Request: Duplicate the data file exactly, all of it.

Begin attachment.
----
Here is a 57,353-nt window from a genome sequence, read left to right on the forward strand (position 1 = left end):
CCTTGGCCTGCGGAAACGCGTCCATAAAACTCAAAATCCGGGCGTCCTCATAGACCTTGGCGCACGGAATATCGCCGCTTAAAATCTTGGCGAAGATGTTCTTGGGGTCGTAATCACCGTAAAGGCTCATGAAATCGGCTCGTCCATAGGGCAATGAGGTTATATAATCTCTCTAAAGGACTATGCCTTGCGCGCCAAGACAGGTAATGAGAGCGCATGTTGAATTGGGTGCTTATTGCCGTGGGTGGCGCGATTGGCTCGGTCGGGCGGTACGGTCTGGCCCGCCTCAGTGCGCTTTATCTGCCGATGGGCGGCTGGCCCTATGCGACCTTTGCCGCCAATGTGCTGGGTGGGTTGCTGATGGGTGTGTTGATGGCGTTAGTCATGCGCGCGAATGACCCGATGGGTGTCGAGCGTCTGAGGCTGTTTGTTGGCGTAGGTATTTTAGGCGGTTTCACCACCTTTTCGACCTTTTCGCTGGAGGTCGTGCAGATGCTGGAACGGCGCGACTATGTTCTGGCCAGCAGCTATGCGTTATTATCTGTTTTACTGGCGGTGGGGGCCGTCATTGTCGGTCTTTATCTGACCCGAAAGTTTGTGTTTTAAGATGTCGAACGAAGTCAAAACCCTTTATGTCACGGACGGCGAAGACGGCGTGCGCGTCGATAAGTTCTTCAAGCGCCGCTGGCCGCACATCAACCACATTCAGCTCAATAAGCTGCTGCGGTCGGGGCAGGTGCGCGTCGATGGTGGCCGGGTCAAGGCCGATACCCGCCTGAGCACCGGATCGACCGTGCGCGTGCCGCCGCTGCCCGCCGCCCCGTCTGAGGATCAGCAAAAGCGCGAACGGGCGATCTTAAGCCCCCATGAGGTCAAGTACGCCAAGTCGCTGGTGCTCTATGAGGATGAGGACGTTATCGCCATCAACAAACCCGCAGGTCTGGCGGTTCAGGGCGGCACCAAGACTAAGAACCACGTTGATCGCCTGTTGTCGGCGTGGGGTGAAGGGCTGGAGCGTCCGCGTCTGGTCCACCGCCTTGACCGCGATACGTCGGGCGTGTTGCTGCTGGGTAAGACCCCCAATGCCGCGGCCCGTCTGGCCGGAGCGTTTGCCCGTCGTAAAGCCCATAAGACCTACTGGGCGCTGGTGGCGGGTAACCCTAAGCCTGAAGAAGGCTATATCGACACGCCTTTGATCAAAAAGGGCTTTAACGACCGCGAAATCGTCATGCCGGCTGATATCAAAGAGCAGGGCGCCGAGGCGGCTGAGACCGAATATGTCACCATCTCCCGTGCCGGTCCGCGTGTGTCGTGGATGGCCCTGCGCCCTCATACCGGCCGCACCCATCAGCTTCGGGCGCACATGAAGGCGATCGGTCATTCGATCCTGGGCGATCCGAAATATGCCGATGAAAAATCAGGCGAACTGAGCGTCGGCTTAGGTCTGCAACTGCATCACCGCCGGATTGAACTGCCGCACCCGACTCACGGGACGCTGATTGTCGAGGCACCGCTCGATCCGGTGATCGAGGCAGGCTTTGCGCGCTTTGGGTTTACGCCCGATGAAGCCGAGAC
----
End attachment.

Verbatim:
Here is a 57,353-nt window from a genome sequence, read left to right on the forward strand (position 1 = left end):
CCTTGGCCTGCGGAAACGCGTCCATAAAACTCAAAATCCGGGCGTCCTCATAGACCTTGGCGCACGGAATATCGCCGCTTAAAATCTTGGCGAAGATGTTCTTGGGGTCGTAATCACCGTAAAGGCTCATGAAATCGGCTCGTCCATAGGGCAATGAGGTTATATAATCTCTCTAAAGGACTATGCCTTGCGCGCCAAGACAGGTAATGAGAGCGCATGTTGAATTGGGTGCTTATTGCCGTGGGTGGCGCGATTGGCTCGGTCGGGCGGTACGGTCTGGCCCGCCTCAGTGCGCTTTATCTGCCGATGGGCGGCTGGCCCTATGCGACCTTTGCCGCCAATGTGCTGGGTGGGTTGCTGATGGGTGTGTTGATGGCGTTAGTCATGCGCGCGAATGACCCGATGGGTGTCGAGCGTCTGAGGCTGTTTGTTGGCGTAGGTATTTTAGGCGGTTTCACCACCTTTTCGACCTTTTCGCTGGAGGTCGTGCAGATGCTGGAACGGCGCGACTATGTTCTGGCCAGCAGCTATGCGTTATTATCTGTTTTACTGGCGGTGGGGGCCGTCATTGTCGGTCTTTATCTGACCCGAAAGTTTGTGTTTTAAGATGTCGAACGAAGTCAAAACCCTTTATGTCACGGACGGCGAAGACGGCGTGCGCGTCGATAAGTTCTTCAAGCGCCGCTGGCCGCACATCAACCACATTCAGCTCAATAAGCTGCTGCGGTCGGGGCAGGTGCGCGTCGATGGTGGCCGGGTCAAGGCCGATACCCGCCTGAGCACCGGATCGACCGTGCGCGTGCCGCCGCTGCCCGCCGCCCCGTCTGAGGATCAGCAAAAGCGCGAACGGGCGATCTTAAGCCCCCATGAGGTCAAGTACGCCAAGTCGCTGGTGCTCTATGAGGATGAGGACGTTATCGCCATCAACAAACCCGCAGGTCTGGCGGTTCAGGGCGGCACCAAGACTAAGAACCACGTTGATCGCCTGTTGTCGGCGTGGGGTGAAGGGCTGGAGCGTCCGCGTCTGGTCCACCGCCTTGACCGCGATACGTCGGGCGTGTTGCTGCTGGGTAAGACCCCCAATGCCGCGGCCCGTCTGGCCGGAGCGTTTGCCCGTCGTAAAGCCCATAAGACCTACTGGGCGCTGGTGGCGGGTAACCCTAAGCCTGAAGAAGGCTATATCGACACGCCTTTGATCAAAAAGGGCTTTAACGACCGCGAAATCGTCATGCCGGCTGATATCAAAGAGCAGGGCGCCGAGGCGGCTGAGACCGAATATGTCACCATCTCCCGTGCCGGTCCGCGTGTGTCGTGGATGGCCCTGCGCCCTCATACCGGCCGCACCCATCAGCTTCGGGCGCACATGAAGGCGATCGGTCATTCGATCCTGGGCGATCCGAAATATGCCGATGAAAAATCAGGCGAACTGAGCGTCGGCTTAGGTCTGCAACTGCATCACCGCCGGATTGAACTGCCGCACCCGACTCACGGGACGCTGATTGTCGAGGCACCGCTCGATCCGGTGATCGAGGCAGGCTTTGCGCGCTTTGGGTTTACGCCCGATGAAGCCGAGAC